Because Missouri’s Black Heritage, Revised Edition places Missouri’s experience in the larger context of the national experience, this book will be welcomed by all students and teachers of American history or black studies, as well as by general readers. It will also promote pride and a greater understanding among African-Americans about their past and provide an increased appreciation of the contribution and hardships of blacks.
Originally written in 1980 by the late Lorenzo J. Greene, Gary R. Kremer, and Antonio F. Holland, Missouri's Black Heritage remains the only book-length account of the rich and inspiring history of the state's African American population. It has now been revised and updated by Kremer and Holland, incorporating the latest scholarship into its pages. This edition describes in detail the struggles faced by many courageous African Americans in their efforts to achieve full civil and political rights against the greatest of odds.
Documenting the African American experience from the horrors of slavery through present-day victories, the book touches on the lives of people such as John Berry Meachum, a St. Louis slave who purchased his own freedom and then helped countless other slaves gain emancipation; Hiram Young, a Jackson County free black whose manufacturing of wagons for Sante Fe Trail travelers made him a legendary figure; James Milton Turner, who, after rising from slavery to become one of the best-educated blacks in Missouri, worked with the Freedmen's Bureau and the State Department of Education to establish schools for blacks all over the state after the Civil War; and Annie Turnbo Malone, a St. Louis entrepreneur whose business skills made her one of the state's wealthiest African Americans in the early twentieth century.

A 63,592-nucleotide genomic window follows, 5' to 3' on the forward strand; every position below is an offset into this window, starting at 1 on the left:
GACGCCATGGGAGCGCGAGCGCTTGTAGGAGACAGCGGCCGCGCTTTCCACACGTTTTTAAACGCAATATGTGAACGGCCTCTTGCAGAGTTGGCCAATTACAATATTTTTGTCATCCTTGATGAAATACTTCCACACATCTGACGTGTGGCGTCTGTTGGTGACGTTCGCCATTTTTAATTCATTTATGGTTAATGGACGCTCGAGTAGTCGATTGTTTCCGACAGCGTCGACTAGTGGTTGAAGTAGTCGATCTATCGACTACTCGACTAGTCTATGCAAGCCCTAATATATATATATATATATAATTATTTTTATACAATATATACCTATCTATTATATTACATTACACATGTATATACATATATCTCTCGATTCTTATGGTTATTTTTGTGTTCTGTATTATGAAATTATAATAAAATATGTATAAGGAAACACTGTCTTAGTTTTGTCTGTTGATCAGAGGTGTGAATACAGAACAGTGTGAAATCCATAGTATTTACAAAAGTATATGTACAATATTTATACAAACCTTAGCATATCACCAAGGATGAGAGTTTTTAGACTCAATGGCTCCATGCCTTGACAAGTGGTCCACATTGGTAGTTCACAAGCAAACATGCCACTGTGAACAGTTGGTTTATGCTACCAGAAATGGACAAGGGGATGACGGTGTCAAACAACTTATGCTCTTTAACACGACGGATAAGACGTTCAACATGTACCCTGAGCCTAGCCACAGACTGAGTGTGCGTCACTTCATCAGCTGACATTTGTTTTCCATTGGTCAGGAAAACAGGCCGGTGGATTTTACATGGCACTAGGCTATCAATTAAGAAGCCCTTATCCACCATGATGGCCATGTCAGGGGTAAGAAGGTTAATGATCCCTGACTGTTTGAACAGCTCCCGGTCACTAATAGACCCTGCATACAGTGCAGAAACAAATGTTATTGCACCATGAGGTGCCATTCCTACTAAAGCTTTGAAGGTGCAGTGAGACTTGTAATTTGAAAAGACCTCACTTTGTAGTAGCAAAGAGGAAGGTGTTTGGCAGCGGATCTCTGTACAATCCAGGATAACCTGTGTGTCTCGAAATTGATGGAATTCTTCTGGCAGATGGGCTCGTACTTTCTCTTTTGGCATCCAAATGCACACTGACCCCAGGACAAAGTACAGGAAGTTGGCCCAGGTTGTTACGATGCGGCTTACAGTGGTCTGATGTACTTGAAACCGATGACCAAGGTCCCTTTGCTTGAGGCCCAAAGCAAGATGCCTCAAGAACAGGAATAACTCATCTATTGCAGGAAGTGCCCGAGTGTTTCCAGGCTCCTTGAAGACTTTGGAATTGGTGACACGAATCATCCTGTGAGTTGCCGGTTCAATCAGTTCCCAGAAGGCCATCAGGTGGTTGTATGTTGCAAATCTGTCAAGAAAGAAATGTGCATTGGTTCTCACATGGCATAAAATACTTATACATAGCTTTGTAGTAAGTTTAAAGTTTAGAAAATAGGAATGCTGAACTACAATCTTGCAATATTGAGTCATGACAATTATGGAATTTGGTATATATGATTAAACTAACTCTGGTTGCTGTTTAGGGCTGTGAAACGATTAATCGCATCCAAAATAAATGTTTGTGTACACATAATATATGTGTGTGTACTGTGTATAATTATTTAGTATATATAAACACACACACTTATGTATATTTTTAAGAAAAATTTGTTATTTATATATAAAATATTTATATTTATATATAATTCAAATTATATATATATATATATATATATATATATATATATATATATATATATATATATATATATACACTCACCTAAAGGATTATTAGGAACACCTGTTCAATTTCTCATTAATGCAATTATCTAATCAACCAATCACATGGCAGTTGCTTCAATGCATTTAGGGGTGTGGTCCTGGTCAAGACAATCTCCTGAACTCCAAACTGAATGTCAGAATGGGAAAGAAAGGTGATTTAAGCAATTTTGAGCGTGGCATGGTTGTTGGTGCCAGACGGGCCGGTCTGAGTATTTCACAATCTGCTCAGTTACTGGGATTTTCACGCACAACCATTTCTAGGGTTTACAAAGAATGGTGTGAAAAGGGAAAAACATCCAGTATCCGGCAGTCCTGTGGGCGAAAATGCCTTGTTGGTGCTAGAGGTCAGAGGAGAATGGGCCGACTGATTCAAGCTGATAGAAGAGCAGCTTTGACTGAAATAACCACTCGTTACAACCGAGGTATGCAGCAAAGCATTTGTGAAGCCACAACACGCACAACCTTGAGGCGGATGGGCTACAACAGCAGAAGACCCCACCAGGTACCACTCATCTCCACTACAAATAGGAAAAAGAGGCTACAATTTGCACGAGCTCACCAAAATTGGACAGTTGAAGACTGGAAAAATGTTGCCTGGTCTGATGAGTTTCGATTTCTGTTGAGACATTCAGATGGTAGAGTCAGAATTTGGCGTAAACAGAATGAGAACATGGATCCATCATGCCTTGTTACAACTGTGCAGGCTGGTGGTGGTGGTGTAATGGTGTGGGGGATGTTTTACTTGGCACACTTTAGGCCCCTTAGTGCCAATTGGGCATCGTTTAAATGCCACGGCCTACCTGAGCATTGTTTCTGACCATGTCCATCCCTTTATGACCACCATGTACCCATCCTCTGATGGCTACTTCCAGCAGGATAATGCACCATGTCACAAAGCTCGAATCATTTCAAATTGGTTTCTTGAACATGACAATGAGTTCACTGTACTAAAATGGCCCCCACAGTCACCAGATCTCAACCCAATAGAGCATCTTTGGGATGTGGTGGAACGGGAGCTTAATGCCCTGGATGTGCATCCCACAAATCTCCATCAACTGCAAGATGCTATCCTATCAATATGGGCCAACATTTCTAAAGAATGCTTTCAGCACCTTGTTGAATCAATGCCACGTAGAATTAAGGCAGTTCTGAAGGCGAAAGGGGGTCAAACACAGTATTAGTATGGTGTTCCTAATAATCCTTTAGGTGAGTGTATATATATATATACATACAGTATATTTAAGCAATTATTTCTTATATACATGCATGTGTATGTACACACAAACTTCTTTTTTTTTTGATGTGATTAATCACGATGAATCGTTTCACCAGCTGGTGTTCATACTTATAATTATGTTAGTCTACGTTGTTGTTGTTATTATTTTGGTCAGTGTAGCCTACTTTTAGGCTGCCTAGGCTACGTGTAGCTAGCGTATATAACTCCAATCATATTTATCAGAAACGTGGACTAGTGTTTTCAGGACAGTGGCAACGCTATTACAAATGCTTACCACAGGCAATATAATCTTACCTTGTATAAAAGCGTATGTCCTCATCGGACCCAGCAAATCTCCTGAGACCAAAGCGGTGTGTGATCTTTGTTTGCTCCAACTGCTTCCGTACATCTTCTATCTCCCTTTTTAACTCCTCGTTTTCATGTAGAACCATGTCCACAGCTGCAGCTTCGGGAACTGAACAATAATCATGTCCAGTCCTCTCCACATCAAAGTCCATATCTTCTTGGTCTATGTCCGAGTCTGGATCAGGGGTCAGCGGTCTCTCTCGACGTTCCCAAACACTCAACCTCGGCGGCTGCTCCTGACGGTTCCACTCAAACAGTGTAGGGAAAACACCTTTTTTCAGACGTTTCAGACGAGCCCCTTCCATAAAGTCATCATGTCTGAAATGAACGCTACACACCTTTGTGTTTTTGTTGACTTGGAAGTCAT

A personal reminiscence by the late Lorenzo J. Greene, a distinguished African American historian whom many regard as one of the fathers of black history, offers a unique view of Missouri's racial history and heritage.
About the Authors
Lorenzo J. Greene (1899-1988) was Professor Emeritus of History at Lincoln University in Jefferson City, Missouri. He was the author of several books, including The Negro in Colonial New England, 1620-1776 and Working with Carter G. Woodson, the Father of Black History: A Diary, 1928-1930.
Gary R. Kremer is Executive Director of the State Historical Society of Missouri and adjunct professor of history at the University of Missouri in Columbia, MO. Dr. Kremer received his Ph.D. from American University in Washington, DC. He is the author and editor of numerous works, including Race and Meaning: The African American Experience in Missouri, George Washington Carver: A Biography, and George Washington Carver: In His Own Words.
Antonio F. Holland is Associate Professor of History and Chairman of the Department of Social Sciences at Lincoln University in Jefferson City, Missouri.
Published by University of Missouri Press, paperback, 1993. 272 pages. 65 illustrations.